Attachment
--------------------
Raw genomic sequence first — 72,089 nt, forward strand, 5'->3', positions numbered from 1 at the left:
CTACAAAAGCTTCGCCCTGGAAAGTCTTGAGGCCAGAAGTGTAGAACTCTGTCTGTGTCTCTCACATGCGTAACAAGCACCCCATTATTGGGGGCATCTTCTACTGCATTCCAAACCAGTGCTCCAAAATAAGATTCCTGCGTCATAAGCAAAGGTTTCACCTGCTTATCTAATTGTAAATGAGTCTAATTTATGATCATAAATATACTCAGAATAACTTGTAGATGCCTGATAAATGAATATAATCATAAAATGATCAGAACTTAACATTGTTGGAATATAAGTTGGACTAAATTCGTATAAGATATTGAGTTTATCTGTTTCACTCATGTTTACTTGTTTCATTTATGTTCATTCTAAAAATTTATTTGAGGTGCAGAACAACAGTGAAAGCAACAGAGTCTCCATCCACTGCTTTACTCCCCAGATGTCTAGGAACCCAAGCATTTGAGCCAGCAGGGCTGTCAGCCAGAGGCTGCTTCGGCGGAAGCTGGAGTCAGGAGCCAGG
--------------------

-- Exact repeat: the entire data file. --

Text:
Raw genomic sequence first — 72,089 nt, forward strand, 5'->3', positions numbered from 1 at the left:
CTACAAAAGCTTCGCCCTGGAAAGTCTTGAGGCCAGAAGTGTAGAACTCTGTCTGTGTCTCTCACATGCGTAACAAGCACCCCATTATTGGGGGCATCTTCTACTGCATTCCAAACCAGTGCTCCAAAATAAGATTCCTGCGTCATAAGCAAAGGTTTCACCTGCTTATCTAATTGTAAATGAGTCTAATTTATGATCATAAATATACTCAGAATAACTTGTAGATGCCTGATAAATGAATATAATCATAAAATGATCAGAACTTAACATTGTTGGAATATAAGTTGGACTAAATTCGTATAAGATATTGAGTTTATCTGTTTCACTCATGTTTACTTGTTTCATTTATGTTCATTCTAAAAATTTATTTGAGGTGCAGAACAACAGTGAAAGCAACAGAGTCTCCATCCACTGCTTTACTCCCCAGATGTCTAGGAACCCAAGCATTTGAGCCAGCAGGGCTGTCAGCCAGAGGCTGCTTCGGCGGAAGCTGGAGTCAGGAGCCAGG